When I was rector of a church in Pennsylvania, a couple asked to meet with me during the week. They came to my office, sat down and got right to the point: “Would you be willing to welcome our family into your church?”
I was taken aback by the question, so I said, “Come again.”
They repeated, “Would you be willing to welcome us into your church?”
“Of course,” I said. “Why would you even think otherwise?”
“Well,” they said, “we have a mentally disabled autistic son. We’ve gone to several churches, and in each one we have been asked to leave because the church could not handle our son in the Sunday school. Too challenging, too disruptive and too hard for the teachers. We’ve been given all sorts of reasons why we need to find somewhere else to worship.”
My heart went out to them. Most couples would have given up on the church long ago, but not them. They really believed in Jesus and they wanted a church that would act like Jesus. So I said to them, “I have a daughter with Down syndrome. I know it’s not easy for us parents with special needs children. Doors get slammed in our faces all the time, but the one place where we have a right to expect an open door is in the church. Here’s my promise to you: I’ll everything within my power to see that you and your son are fully welcomed into this church.”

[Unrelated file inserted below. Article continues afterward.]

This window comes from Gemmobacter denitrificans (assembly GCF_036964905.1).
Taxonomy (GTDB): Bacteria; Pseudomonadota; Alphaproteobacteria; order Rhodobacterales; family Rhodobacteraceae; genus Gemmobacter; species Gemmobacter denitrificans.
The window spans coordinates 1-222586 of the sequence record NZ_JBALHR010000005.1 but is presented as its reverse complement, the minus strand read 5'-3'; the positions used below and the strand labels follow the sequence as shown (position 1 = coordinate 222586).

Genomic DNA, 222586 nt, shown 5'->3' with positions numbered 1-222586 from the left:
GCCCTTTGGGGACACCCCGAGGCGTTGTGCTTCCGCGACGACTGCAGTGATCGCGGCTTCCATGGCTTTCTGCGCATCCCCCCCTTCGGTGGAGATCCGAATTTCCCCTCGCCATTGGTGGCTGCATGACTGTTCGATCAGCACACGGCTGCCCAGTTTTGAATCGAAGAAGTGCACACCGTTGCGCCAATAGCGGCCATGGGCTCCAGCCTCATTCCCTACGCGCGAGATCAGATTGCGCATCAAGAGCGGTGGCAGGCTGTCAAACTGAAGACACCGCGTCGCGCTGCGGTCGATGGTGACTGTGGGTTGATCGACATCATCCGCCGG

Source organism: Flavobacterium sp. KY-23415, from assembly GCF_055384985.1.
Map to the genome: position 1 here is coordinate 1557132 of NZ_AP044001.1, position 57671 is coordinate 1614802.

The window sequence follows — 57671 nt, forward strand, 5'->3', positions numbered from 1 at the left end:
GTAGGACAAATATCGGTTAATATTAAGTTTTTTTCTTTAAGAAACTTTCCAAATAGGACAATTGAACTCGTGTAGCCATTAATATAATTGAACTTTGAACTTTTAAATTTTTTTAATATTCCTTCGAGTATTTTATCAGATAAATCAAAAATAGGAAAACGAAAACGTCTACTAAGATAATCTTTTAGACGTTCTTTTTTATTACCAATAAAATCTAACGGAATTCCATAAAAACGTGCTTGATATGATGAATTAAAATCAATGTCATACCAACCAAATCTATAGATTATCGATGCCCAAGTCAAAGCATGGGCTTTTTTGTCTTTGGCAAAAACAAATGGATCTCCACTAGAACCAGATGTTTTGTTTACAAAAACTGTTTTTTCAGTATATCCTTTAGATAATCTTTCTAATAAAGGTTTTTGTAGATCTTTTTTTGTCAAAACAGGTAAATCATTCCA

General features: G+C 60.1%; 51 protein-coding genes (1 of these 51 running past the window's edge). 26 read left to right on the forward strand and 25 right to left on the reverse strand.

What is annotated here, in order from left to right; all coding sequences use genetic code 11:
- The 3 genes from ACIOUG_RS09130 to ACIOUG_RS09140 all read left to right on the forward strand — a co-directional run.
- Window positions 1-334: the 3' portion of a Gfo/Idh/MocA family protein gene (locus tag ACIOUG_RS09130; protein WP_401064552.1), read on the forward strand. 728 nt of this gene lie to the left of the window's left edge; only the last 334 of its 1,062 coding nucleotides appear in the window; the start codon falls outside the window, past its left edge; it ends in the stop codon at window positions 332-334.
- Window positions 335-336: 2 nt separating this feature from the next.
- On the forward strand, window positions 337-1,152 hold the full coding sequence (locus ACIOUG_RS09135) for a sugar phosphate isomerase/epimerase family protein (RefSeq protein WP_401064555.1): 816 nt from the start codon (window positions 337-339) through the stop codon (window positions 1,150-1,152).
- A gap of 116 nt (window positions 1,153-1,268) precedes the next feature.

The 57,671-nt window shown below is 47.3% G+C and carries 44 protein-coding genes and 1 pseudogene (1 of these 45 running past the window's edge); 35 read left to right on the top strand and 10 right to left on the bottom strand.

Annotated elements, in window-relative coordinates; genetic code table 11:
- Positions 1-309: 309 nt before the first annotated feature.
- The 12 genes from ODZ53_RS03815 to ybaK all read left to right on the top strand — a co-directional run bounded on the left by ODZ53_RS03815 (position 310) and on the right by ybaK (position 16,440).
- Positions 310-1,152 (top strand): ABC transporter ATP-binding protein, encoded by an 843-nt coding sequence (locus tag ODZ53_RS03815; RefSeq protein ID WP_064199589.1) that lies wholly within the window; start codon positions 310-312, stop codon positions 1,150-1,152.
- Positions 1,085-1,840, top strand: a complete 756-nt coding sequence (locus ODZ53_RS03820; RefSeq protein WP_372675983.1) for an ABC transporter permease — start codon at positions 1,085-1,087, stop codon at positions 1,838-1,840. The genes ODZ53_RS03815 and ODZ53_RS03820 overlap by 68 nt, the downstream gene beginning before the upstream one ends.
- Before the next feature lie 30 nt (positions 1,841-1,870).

I am happy to report that their son was welcomed into the church. So were several other special needs children and adults who became part of the church family. In fact, the parish made hospitality to special needs children one of its primary ministries.
When the new education wing was built, we invited the S. June Smith Center for special needs pre-school children to use our facilities during the week-at no cost except to cover expenses. Forty to 50 special needs children came to the church campus each day for programs in the morning and afternoon.